Chapter 18 Summary

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Last Updated on October 26, 2018, by eNotes Editorial. Word Count: 807

“What they saw in the land of El Dorado”

The innkeeper tells Cacambo that he is a happily ignorant man, but there is a wise man in the village who is the most learned and eloquent man in the kingdom. The innkeeper takes them to an old man in a...

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“What they saw in the land of El Dorado”

The innkeeper tells Cacambo that he is a happily ignorant man, but there is a wise man in the village who is the most learned and eloquent man in the kingdom. The innkeeper takes them to an old man in a sumptuous but simple room full of fine metals and jewels. The man is one hundred and seventy-two years old, and his deceased father was equerry (honored attendant) to the king.

This kingdom is the “old fatherland to the Incas” who unwisely chose to leave so they could subjugate another part of the world and were ultimately destroyed by the Spaniards. The princes and their families who remained were much wiser and decreed, with the people’s consent, that no inhabitant of the country could ever leave this kingdom. This has preserved their happiness and innocence.

The Spaniards know little about this country which they call El Dorado; because it is a country surrounded by precipitous mountains, it has remained safe from European nations who have an insatiable desire for the stones and would gladly kill everyone in the country to get them. An Englishman, Sir Walter Raleigh, almost reached it about a hundred years ago.

The men converse about many things, and Candide asks if there is a religion in this country. The old man is insulted and explains they have the same religion as the rest of the world: they worship God “from dusk to dawn.” Cacambo asks if they only serve one God; the old man derisively says they only worship one because there is only one and says people from the outside always ask the strangest questions.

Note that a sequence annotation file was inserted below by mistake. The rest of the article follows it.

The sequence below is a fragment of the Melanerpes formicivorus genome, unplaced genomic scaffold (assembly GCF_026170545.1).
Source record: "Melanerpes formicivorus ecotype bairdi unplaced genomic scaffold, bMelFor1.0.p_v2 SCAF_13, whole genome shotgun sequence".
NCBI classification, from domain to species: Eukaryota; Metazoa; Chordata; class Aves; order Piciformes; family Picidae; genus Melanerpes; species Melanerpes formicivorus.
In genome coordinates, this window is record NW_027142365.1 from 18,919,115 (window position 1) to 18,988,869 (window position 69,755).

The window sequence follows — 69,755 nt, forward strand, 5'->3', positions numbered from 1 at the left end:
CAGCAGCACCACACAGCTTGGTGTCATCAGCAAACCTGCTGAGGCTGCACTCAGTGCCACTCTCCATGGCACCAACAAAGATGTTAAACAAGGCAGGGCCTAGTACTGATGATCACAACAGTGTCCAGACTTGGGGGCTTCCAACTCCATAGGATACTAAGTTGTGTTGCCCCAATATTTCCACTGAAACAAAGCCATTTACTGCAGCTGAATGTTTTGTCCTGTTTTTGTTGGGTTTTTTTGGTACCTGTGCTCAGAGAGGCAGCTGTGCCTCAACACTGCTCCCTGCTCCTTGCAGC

Candide asks how they pray here, but the old man says they do not pray because they have nothing for which they must ask God. Since He has given them everything, they continually thank Him. They have no priests, and everyone gathers each morning to sing solemn hymns. Candide is stunned that El Dorado does not have monks who “preach, argue, govern, plot, and have people burned who do not share their opinions.” The old man says they would have to be mad to have such men.

Candide thinks that if Pangloss had seen El Dorado he would not have thought Baron Thunder-ten-Tronckh’s castle was the best of all places. The old man arranges for a carriage and servants to take the travelers to the royal court. The king’s magnificent palace is made of something far finer than the sand and pebbles the other worlds call gold and gems. Two women meet them, bathe them, and dress them in fine robes before they are escorted to the king by nobles and two thousand musicians. They are received with unimaginable charm.

The travelers are taken on a tour of the magnificent city full of towering buildings, thousands of columns, fountains flowing with wonderful liquids, and streets covered with sweet-smelling gems. There are no courts or prisons, and there is an amazing palace of science filled with thousands of instruments of mathematics and physics. After touring just a thousandth of the city, they enjoy a splendid dinner with the king.

The travelers spend a month in this sanctuary. Though El Dorado is a magnificent place, Candide reminds Cacambo that Cunégonde is not here, and all they have to do is take twelve sheep laden with pebbles from here and they will be wealthier than anyone in their world. They will have no need to fear the inquisitors and he can win back Cunégonde. Cacambo agrees, for it is a good thing to travel and then be welcomed back as a hero.

They ask the king for permission to leave. He tells them they are foolish. He cannot keep them from leaving; however, the way is difficult. They cannot leave the way they came, and the mountains are ten thousand feet high. He will order his engineers to create a machine to transport them over the mountains in comfort. Cacambo’s request that they take some of gold and jewels with them is granted, though the king does not understand the rest of the world’s preoccupation with their mud and pebbles.

Three thousand engineers work for two weeks on a machine which costs twenty million pounds. They take two red sheep for riding, twenty pack sheep with provisions, thirty sheep with gifts, and fifty sheep carrying gold, gems, and diamonds. The two travelers are hugged warmly by the king, and their departure is spectacular. Once they land safely, the engineers return home and Candide yearns to present his sheep to Cunégonde and pay any price the governor of Buenos Aires has put on her. They will go to Cayenne, take a ship to Buenos Aires, and decide which kingdom they might want to buy. 

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